Channel your inner Christoph, they said. Everything will be fine, they said.
1. MUCH easier said than done.
2. I hope Christoph thinks I pulled off a decent Christoph impression.
It's rare that I have to tap into the world of traditional animation...usually After Effects figures out all that in-between stuff for me. In this case I was tasked with a few scenes of character animation in addition to the usual mograph pieces. It was a great experience and I learned a lot from the master himself.
An imaginary Christoph and a demon pencil. As mentioned above, hopefully I pulled off a passable Christoph.
I've owned close to 700 pairs of Air Max in my life...and a pair of Jordan V's. So when I heard Tinker was going to be one of the artists involved in Abstract, both my excitement and anxiety steadily rose.
Graphically, this episode has two voices, both relying heavily on the design process. I incorporated tracing paper, sketched lines, handwriting and overlays while designing a lot of the frames. In animation, those "sketches" were followed immediately by beauty shots over a clean, solid color. This signifies the complete creation of a product, from its inception to reality.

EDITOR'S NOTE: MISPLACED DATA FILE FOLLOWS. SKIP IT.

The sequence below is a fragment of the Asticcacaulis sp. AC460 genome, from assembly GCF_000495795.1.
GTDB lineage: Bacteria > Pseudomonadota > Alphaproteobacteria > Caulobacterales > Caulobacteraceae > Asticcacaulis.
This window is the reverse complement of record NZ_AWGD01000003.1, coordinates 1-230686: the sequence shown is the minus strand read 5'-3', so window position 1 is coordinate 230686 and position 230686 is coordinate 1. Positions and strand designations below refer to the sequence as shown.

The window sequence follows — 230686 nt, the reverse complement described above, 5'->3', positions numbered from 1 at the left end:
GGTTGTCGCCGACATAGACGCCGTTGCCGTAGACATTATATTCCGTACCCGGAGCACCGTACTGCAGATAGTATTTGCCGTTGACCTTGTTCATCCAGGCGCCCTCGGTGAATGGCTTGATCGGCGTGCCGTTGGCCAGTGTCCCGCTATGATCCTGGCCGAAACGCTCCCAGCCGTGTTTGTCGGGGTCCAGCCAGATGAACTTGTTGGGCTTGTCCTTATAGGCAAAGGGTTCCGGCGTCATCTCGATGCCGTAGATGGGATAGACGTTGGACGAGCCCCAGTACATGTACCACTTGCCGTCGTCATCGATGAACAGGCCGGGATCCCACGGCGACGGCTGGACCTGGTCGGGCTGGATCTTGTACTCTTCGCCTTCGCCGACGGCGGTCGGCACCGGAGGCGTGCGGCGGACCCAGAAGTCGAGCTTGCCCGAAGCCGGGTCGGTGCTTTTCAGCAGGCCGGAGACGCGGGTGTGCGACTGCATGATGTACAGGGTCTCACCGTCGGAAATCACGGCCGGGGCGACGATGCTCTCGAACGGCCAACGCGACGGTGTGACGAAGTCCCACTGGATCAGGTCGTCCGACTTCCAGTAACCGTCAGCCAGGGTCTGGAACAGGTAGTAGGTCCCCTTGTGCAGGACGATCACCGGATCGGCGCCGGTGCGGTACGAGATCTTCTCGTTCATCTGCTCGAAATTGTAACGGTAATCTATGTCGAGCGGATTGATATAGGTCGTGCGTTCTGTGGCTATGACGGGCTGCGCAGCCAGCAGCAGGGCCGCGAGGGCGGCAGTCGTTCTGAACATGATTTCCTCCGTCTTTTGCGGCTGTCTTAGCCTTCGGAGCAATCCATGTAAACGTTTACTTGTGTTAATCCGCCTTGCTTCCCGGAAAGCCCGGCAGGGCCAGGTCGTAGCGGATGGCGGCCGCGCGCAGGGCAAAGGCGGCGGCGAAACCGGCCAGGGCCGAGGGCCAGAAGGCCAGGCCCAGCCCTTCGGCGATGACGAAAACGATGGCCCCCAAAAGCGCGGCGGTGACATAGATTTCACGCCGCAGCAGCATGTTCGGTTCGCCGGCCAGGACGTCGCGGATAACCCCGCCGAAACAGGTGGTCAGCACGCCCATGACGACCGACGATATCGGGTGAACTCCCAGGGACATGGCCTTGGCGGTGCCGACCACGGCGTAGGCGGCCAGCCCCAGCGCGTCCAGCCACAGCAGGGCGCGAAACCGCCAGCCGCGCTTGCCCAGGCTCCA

"My canvas tends to be devoid of light. You sort of do need to start without light, to find it."
- Es Devlin
(Sounds like the perfect opportunity to use black and white graphics.)
What Bjarke creates alters entire landscapes. They're essentially interactive sculptures.
Simplicity is key. For this episode it was important to break things down to simple forms, animations and color usage. My interpretation is that the understated graphics package creates a nice contrast to the scale of Bjarke's work.